Whatever I may or may not have said about the difference between performing music and performing literature, I think I have stumbled across a similarity. With music, there is always a feeling of apprehension when you perform a piece publicly for the first time, and one that goes beyond ‘oh Christ, am I going to remember all the chord changes and the song structure’. Especially when something is a little unexpected from your main repertoire, there is a rather more fraught personal doubt: “how are they going to respond to this?”
Most of my fiction is fairly serious in tone. There are jokes – because there are jokes in life,: they’re part of what gets us through our darker moments, after all. A laugh can’t literally light a candle, but it can make the darkness feel a little warmer for a moment. So I got on my feet to read at Milton Keynes Gallery’s Spoken Word Open Mic night last night feeling more apprehensive than usual. The story was inspired by witnessing another gay couple have what can only be described as a ‘domestic’ about the responsibilities of childcare, and I realised that – sometimes at least – the age old dynamics of ‘but doing the kitchen is your job’ can sneak up on even those you’d expect to be the most eager to avoid them. As the moment was also witnessed by a young child, who later that evening asked me why my partner and I don’t have children, I wondered if there was a way of taking what is traditionally a children’s story format and using that to address a rather adult theme. (“Here’s your answer, although you may not fully understand it yet…”)
A Day Out is still a work in progress: my starting point in stylistic terms – the familiar Janet and John stories – turns out to be very challenging to write. The language has to be kept very simple, and quickly becomes repetitive: you have to respect the format while perverting it. Seemingly innocent questions can carry a substantial weight of irony, but applying it is like verbal jenga – you’re perpetually worried that the structure will collapse. And the audience has to do quite a lot of the work too: you have to let them in on the underlying joke early on so they can grasp what you’re trying to do.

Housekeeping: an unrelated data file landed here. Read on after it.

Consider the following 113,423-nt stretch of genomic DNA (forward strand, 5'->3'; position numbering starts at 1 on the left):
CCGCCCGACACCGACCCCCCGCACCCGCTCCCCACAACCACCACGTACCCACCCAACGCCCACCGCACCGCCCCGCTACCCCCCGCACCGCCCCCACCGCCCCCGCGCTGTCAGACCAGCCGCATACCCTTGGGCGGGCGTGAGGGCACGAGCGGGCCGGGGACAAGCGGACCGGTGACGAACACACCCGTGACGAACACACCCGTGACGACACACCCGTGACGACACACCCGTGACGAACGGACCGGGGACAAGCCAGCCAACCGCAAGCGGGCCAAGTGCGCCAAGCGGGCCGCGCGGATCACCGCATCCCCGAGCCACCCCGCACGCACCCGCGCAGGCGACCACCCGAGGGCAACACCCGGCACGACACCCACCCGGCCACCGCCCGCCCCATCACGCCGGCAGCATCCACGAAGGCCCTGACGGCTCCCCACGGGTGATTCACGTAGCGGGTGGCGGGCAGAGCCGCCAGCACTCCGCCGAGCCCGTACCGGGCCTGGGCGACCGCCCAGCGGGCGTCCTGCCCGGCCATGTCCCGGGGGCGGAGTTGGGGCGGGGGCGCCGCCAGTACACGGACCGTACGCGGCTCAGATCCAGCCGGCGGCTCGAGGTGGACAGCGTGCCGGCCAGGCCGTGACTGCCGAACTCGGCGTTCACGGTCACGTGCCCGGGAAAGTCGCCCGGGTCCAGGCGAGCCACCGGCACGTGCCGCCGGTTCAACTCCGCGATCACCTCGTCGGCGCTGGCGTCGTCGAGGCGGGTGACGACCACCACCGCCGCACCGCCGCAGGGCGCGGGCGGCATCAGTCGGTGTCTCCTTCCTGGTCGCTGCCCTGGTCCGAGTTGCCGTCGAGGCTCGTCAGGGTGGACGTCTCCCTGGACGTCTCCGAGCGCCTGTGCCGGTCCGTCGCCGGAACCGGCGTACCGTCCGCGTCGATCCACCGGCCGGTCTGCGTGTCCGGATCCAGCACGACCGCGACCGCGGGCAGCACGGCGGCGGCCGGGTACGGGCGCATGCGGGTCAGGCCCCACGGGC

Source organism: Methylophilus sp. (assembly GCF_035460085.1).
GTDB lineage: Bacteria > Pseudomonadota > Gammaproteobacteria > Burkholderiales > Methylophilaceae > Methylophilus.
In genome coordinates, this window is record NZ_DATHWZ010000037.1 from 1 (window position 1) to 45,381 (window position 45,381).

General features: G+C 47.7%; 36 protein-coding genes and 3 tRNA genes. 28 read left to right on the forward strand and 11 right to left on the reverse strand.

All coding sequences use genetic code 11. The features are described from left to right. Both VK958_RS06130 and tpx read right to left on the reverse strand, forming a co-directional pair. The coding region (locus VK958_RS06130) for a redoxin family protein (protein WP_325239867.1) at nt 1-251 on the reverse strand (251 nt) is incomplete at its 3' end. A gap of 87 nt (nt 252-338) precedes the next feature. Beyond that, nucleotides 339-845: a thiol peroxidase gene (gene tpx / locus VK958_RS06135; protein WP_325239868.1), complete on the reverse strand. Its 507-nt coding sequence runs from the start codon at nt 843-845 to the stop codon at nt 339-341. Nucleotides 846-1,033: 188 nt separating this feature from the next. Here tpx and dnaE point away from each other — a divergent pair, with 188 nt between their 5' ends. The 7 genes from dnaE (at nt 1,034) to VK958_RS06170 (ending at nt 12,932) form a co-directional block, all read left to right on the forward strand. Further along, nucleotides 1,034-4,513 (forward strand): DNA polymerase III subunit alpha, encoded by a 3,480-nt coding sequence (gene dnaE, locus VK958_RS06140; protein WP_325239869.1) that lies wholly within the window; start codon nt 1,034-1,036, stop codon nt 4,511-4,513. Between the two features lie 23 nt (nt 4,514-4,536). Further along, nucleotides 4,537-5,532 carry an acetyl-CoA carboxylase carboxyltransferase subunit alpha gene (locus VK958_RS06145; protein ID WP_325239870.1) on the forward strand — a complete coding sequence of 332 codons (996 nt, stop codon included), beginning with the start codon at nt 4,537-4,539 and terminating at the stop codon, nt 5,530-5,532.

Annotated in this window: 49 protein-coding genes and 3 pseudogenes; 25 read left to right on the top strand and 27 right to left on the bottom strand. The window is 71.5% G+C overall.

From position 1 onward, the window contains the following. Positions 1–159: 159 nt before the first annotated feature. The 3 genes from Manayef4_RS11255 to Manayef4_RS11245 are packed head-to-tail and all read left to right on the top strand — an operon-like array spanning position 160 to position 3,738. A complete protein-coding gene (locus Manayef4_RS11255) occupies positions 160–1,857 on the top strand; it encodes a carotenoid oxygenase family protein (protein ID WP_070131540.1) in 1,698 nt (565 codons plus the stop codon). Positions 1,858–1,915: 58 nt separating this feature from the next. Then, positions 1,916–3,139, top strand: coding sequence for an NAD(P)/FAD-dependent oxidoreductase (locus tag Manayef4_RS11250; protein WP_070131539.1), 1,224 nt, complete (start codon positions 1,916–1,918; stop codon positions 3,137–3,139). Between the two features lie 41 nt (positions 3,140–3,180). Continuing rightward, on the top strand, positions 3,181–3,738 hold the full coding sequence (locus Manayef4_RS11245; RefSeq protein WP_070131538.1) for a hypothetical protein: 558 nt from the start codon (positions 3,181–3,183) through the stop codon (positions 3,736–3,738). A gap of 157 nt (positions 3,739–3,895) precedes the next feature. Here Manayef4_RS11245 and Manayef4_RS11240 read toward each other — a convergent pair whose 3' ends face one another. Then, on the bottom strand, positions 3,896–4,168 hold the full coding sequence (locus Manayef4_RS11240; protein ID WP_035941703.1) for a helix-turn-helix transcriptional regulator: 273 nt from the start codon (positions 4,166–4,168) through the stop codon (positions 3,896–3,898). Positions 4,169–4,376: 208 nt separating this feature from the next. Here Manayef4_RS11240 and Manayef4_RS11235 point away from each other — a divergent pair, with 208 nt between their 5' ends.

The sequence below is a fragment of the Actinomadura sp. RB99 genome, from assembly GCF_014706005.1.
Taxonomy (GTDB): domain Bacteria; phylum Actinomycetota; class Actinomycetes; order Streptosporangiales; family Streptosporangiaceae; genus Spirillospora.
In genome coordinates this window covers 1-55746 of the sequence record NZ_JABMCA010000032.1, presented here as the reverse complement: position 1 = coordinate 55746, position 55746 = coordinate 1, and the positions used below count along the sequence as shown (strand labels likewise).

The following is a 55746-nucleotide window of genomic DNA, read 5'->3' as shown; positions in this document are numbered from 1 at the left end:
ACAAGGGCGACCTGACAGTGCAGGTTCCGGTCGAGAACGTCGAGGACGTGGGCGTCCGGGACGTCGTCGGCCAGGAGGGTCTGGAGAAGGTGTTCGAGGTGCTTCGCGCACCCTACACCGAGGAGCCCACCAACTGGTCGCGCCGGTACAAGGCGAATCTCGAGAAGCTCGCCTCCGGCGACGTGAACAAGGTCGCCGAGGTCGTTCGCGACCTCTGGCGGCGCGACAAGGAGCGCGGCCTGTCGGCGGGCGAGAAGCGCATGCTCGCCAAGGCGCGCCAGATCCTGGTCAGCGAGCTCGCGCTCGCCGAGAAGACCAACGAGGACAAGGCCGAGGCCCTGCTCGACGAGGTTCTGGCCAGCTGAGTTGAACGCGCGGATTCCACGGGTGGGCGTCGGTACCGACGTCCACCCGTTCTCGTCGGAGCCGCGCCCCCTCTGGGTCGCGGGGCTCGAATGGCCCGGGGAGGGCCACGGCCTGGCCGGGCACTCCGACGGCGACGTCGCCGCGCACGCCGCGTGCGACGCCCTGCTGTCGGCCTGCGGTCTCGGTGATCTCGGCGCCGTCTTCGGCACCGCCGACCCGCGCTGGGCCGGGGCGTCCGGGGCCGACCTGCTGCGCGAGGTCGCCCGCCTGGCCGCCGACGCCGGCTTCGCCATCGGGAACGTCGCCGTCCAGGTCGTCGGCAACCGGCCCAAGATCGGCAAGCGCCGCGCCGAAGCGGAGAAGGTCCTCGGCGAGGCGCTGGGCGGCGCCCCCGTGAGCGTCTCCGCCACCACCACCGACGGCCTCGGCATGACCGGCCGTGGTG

And, of course, you need jokes. And they need a palette of their own, ranging from the simple guffaw to word play (ie ‘you could read that line as an innocent remark in a kid’s tale, but you’re 39 and you know full well it isn’t’) to the kind of joke that is the sugar-coating on a rather more bitter point. And writing comedy is no laughing matter – especially somewhere around the fifth edit…
So… I’m very glad to say that not only a number of the audience come up to me afterwards to say how much they’d enjoyed it, and to say that I’d managed to mix a good chuckle with a sharp edge, but also that people laughed throughout. And even in the right places. Sometimes, just sometimes, reading out loud can feel quietly vindicating – that, even if that piece needs another 317 rounds of editing yet, there’s something in there worth persuing. Thank you audience, for having me, and I’m glad you enjoyed it too.